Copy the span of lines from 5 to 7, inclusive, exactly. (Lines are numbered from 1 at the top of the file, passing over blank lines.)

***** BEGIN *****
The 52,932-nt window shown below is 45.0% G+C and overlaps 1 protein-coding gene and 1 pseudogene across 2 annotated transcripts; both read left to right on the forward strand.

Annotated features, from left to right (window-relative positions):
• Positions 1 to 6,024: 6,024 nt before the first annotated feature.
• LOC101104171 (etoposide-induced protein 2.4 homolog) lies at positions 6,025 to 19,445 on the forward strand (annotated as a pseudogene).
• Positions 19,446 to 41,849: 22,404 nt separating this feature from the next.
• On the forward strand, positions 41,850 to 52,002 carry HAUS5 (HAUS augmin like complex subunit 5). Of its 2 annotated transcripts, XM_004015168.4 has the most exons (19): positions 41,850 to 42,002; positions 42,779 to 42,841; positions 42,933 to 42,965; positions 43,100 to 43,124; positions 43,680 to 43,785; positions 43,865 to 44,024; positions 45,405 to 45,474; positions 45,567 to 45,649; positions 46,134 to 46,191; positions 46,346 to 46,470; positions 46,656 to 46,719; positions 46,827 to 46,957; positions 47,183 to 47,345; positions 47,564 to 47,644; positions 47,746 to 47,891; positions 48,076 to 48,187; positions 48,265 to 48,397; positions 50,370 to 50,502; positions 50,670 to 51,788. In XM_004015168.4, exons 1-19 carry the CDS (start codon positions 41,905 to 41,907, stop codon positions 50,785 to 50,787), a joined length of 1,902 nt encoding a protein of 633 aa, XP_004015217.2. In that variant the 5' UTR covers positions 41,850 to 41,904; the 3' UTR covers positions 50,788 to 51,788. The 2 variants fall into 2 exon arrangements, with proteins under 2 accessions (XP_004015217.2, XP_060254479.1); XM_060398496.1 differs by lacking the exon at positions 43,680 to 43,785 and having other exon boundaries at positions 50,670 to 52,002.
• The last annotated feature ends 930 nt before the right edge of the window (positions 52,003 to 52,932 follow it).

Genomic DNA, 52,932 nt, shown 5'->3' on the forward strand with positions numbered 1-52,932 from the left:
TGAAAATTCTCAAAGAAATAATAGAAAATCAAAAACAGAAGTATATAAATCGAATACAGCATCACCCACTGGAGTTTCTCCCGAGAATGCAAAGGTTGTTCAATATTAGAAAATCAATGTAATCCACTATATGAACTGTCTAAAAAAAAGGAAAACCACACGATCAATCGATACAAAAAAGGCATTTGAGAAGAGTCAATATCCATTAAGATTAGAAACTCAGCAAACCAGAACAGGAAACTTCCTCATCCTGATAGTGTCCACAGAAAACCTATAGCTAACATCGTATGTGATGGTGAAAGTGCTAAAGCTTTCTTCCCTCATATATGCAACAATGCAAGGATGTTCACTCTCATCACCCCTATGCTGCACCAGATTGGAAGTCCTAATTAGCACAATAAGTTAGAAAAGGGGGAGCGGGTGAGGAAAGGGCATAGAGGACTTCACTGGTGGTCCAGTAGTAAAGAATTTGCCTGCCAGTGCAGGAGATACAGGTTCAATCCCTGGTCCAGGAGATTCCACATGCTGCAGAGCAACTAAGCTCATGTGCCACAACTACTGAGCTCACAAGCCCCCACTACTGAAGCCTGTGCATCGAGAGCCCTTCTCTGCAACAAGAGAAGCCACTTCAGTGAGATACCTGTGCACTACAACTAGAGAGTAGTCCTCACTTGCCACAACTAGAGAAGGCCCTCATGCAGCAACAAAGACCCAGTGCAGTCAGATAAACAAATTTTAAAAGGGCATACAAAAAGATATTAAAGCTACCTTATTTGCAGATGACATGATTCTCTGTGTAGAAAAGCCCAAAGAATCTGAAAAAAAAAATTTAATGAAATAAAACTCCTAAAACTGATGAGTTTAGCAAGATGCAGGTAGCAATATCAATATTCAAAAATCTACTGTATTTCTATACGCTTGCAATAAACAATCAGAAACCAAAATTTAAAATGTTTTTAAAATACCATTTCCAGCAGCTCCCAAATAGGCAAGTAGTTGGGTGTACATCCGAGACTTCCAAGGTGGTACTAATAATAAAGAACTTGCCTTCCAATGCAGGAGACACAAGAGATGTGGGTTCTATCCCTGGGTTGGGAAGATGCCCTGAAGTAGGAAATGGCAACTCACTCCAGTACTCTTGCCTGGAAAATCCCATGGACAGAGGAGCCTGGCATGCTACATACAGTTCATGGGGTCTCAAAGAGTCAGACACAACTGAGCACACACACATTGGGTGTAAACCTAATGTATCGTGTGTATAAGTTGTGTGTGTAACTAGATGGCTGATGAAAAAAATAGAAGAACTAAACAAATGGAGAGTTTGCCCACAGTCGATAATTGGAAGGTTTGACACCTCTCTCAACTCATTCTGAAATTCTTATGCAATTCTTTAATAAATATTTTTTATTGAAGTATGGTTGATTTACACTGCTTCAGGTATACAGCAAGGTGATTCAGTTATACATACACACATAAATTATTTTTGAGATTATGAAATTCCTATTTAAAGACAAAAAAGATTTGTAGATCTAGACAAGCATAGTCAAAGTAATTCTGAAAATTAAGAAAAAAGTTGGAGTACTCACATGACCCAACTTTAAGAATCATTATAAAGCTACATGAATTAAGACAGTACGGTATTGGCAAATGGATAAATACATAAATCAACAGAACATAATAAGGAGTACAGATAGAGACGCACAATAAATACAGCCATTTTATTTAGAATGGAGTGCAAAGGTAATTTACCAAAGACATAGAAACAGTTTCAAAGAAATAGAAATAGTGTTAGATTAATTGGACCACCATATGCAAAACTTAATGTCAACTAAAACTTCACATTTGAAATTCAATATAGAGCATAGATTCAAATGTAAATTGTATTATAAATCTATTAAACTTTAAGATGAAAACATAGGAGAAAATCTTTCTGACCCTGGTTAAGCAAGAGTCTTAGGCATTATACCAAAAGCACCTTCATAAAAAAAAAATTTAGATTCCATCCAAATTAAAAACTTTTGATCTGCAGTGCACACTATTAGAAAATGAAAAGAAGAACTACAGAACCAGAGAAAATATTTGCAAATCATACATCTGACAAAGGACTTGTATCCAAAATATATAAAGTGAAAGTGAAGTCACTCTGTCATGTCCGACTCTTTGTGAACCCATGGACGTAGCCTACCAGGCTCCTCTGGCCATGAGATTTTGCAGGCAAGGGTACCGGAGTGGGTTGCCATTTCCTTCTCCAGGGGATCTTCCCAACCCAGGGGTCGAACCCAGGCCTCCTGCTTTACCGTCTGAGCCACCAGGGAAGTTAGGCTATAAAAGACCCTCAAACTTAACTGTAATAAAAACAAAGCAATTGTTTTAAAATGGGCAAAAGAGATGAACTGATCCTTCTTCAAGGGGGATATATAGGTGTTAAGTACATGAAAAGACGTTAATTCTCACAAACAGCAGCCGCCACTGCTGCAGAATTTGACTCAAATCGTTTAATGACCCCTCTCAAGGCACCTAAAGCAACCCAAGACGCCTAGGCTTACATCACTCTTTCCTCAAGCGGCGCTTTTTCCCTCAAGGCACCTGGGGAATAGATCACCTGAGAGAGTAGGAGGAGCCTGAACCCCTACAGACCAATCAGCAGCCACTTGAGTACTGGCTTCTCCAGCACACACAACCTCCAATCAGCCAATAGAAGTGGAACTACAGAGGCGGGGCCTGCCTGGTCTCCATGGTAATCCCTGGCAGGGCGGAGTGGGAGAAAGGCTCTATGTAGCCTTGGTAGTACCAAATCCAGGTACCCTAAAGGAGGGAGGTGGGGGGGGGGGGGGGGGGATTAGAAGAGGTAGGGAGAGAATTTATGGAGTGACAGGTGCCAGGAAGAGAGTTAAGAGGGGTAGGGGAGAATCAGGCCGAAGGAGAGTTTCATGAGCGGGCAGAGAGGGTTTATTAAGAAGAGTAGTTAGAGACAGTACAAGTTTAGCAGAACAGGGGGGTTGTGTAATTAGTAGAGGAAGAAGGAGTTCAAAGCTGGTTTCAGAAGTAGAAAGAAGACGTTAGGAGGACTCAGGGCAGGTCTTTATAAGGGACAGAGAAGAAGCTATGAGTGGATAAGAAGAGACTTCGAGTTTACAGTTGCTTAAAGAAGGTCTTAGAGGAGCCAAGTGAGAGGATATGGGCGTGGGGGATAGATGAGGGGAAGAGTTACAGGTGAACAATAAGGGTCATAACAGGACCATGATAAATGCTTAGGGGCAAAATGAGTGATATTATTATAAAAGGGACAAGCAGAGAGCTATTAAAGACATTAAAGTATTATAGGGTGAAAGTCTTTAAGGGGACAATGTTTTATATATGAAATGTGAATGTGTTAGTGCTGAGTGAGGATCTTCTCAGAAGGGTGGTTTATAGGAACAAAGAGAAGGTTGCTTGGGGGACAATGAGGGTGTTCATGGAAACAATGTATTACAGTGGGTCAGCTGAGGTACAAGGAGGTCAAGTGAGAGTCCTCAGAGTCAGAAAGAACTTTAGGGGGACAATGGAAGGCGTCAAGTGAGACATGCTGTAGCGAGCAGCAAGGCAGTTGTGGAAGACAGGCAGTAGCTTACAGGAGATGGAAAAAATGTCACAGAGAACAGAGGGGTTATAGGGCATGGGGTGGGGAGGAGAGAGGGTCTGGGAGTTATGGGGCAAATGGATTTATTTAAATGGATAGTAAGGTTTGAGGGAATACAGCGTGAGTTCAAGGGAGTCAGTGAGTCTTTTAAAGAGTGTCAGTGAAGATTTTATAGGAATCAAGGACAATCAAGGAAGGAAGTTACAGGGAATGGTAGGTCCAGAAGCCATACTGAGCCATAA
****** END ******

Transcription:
• Positions 19,446 to 41,849: 22,404 nt separating this feature from the next.
• On the forward strand, positions 41,850 to 52,002 carry HAUS5 (HAUS augmin like complex subunit 5). Of its 2 annotated transcripts, XM_004015168.4 has the most exons (19): positions 41,850 to 42,002; positions 42,779 to 42,841; positions 42,933 to 42,965; positions 43,100 to 43,124; positions 43,680 to 43,785; positions 43,865 to 44,024; positions 45,405 to 45,474; positions 45,567 to 45,649; positions 46,134 to 46,191; positions 46,346 to 46,470; positions 46,656 to 46,719; positions 46,827 to 46,957; positions 47,183 to 47,345; positions 47,564 to 47,644; positions 47,746 to 47,891; positions 48,076 to 48,187; positions 48,265 to 48,397; positions 50,370 to 50,502; positions 50,670 to 51,788. In XM_004015168.4, exons 1-19 carry the CDS (start codon positions 41,905 to 41,907, stop codon positions 50,785 to 50,787), a joined length of 1,902 nt encoding a protein of 633 aa, XP_004015217.2. In that variant the 5' UTR covers positions 41,850 to 41,904; the 3' UTR covers positions 50,788 to 51,788. The 2 variants fall into 2 exon arrangements, with proteins under 2 accessions (XP_004015217.2, XP_060254479.1); XM_060398496.1 differs by lacking the exon at positions 43,680 to 43,785 and having other exon boundaries at positions 50,670 to 52,002.
• The last annotated feature ends 930 nt before the right edge of the window (positions 52,003 to 52,932 follow it).